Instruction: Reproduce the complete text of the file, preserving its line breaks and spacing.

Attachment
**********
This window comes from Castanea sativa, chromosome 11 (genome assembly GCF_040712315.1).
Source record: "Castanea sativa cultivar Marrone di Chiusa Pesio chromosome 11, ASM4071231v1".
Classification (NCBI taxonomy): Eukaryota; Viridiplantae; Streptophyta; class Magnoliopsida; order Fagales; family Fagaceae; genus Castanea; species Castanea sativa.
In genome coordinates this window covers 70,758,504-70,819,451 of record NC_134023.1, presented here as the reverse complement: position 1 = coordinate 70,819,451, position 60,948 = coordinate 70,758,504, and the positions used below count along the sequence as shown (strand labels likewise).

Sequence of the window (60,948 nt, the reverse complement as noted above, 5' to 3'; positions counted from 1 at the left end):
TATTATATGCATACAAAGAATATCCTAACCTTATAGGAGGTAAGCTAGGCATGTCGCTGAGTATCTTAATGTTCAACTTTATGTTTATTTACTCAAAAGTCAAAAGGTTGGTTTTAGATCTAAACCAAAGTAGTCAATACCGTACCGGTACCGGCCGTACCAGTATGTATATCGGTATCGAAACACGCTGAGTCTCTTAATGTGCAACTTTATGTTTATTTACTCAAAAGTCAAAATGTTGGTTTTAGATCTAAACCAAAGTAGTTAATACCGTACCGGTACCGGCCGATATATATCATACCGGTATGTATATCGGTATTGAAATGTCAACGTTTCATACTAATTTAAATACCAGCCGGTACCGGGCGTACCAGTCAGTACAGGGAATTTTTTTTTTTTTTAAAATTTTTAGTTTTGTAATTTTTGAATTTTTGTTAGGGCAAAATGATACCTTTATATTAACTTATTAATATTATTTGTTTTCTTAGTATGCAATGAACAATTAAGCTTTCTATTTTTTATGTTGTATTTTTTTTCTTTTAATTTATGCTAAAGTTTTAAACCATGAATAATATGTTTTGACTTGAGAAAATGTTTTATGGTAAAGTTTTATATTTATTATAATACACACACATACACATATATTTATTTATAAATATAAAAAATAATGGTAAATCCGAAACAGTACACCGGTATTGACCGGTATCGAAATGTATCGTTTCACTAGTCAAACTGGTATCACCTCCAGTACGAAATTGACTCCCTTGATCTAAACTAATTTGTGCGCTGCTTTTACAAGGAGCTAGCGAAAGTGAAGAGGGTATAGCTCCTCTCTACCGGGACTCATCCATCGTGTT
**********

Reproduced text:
This window comes from Castanea sativa, chromosome 11 (genome assembly GCF_040712315.1).
Source record: "Castanea sativa cultivar Marrone di Chiusa Pesio chromosome 11, ASM4071231v1".
Classification (NCBI taxonomy): Eukaryota; Viridiplantae; Streptophyta; class Magnoliopsida; order Fagales; family Fagaceae; genus Castanea; species Castanea sativa.
In genome coordinates this window covers 70,758,504-70,819,451 of record NC_134023.1, presented here as the reverse complement: position 1 = coordinate 70,819,451, position 60,948 = coordinate 70,758,504, and the positions used below count along the sequence as shown (strand labels likewise).

Sequence of the window (60,948 nt, the reverse complement as noted above, 5' to 3'; positions counted from 1 at the left end):
TATTATATGCATACAAAGAATATCCTAACCTTATAGGAGGTAAGCTAGGCATGTCGCTGAGTATCTTAATGTTCAACTTTATGTTTATTTACTCAAAAGTCAAAAGGTTGGTTTTAGATCTAAACCAAAGTAGTCAATACCGTACCGGTACCGGCCGTACCAGTATGTATATCGGTATCGAAACACGCTGAGTCTCTTAATGTGCAACTTTATGTTTATTTACTCAAAAGTCAAAATGTTGGTTTTAGATCTAAACCAAAGTAGTTAATACCGTACCGGTACCGGCCGATATATATCATACCGGTATGTATATCGGTATTGAAATGTCAACGTTTCATACTAATTTAAATACCAGCCGGTACCGGGCGTACCAGTCAGTACAGGGAATTTTTTTTTTTTTTAAAATTTTTAGTTTTGTAATTTTTGAATTTTTGTTAGGGCAAAATGATACCTTTATATTAACTTATTAATATTATTTGTTTTCTTAGTATGCAATGAACAATTAAGCTTTCTATTTTTTATGTTGTATTTTTTTTCTTTTAATTTATGCTAAAGTTTTAAACCATGAATAATATGTTTTGACTTGAGAAAATGTTTTATGGTAAAGTTTTATATTTATTATAATACACACACATACACATATATTTATTTATAAATATAAAAAATAATGGTAAATCCGAAACAGTACACCGGTATTGACCGGTATCGAAATGTATCGTTTCACTAGTCAAACTGGTATCACCTCCAGTACGAAATTGACTCCCTTGATCTAAACTAATTTGTGCGCTGCTTTTACAAGGAGCTAGCGAAAGTGAAGAGGGTATAGCTCCTCTCTACCGGGACTCATCCATCGTGTT